(Photo: Carlina Rivera on Instagram)

Lifelong Lower East Side resident Carlina Rivera is a frontrunner to be a City Council member representing District 2, where her current boss Rosie Mendez is on the way out. She’s racked up at least $176,000 in fundraising and she received praise and promises of votes when she attended an anti-Starbucks rally in the East Village last month. If Rivera wins the primary election on September 12, she’ll continue her campaign to represent the East Village, Gramercy Park, Kips Bay, Lower East Side, Murray Hill and Rose Hill. We met with her at Alphabet City’s Ninth Street Espresso to talk about her campaign, local issues, and her sheroes.

BB_Q(1) What do you like most about the district?

BB_A(1) I love the authenticity of the neighborhood. I think that it is very community oriented, you feel like you have a network of support. What keeps me here is the diversity. Yeah, the demographics have changed, for sure, and things have definitely changed. I think that has a lot to do with gentrification. What keeps me here is trying to not just preserve what makes such an amazing neighborhood, but fighting for more resources for the families that are struggling to maintain.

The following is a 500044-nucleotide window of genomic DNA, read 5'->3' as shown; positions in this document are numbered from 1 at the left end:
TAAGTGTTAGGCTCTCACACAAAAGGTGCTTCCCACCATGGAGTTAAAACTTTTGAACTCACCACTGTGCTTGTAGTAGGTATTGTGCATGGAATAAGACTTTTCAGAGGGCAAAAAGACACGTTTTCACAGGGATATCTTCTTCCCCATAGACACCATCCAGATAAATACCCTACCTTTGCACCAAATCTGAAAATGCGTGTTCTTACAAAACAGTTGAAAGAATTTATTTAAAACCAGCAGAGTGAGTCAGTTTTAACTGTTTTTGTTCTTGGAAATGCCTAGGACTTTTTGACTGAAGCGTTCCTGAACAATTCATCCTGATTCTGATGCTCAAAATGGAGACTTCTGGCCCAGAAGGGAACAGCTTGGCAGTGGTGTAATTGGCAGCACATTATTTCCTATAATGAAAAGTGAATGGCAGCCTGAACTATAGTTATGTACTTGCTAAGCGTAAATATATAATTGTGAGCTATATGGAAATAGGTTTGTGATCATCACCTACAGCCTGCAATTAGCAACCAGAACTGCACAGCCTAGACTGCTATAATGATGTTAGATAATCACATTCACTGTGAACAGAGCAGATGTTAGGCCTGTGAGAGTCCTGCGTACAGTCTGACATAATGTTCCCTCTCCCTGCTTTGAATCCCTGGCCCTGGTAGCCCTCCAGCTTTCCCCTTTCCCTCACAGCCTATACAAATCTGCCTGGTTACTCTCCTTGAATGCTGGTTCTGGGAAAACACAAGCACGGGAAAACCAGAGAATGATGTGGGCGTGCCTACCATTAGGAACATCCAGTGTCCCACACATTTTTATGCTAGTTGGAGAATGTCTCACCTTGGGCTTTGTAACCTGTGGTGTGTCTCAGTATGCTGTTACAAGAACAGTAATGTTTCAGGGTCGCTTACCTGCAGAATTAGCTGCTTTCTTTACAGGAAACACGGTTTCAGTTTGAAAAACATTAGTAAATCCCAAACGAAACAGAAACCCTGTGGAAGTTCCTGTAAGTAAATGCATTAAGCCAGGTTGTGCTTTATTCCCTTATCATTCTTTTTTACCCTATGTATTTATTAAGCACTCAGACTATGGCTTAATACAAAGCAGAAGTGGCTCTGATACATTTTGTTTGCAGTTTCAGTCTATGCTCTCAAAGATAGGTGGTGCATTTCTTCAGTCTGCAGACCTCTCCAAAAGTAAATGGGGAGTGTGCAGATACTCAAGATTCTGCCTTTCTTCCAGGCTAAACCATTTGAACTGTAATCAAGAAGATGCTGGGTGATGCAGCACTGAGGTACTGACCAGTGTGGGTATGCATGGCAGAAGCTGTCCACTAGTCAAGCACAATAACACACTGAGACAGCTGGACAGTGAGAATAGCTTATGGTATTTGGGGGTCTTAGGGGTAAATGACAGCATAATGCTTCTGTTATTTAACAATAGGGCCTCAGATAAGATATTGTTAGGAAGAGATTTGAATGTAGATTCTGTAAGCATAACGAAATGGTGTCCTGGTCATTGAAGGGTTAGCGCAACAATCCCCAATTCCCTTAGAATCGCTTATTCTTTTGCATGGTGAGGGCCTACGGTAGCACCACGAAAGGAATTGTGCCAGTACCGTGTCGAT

BB_Q(1) You mentioned the district has lost some of its diversity; what are some other things it has lost?

BB_A(1) We have a lot of locally owned businesses, but a lot of them are bars and restaurants. We’ve become a nightlife hub and that’s really hard because there are people that have really deep roots here and have their lives here and so it’s [about] trying to find a balance between commerce and community and addressing the lack of retail diversity.

I think also just being able to have a neighborhood where young professionals can come and live and thrive. I feel like we’ve lost some of the balance of long term residents who can feel like they can further invest in their own communities.

BB_Q(1) Would you support a special zoning district?

BB_A(1) I support that. When I was on the community board, that was something that we discussed during my tenure there. I’d love to look at a number of things to help small businesses. That includes a new, refreshed version of the Small Business Jobs Survival Act, working with other elects in other levels of government, looking at the way property taxes are passed on to small businesses and then also really trying to give small businesses the technical support and the information they need when it comes to city bureaucracies.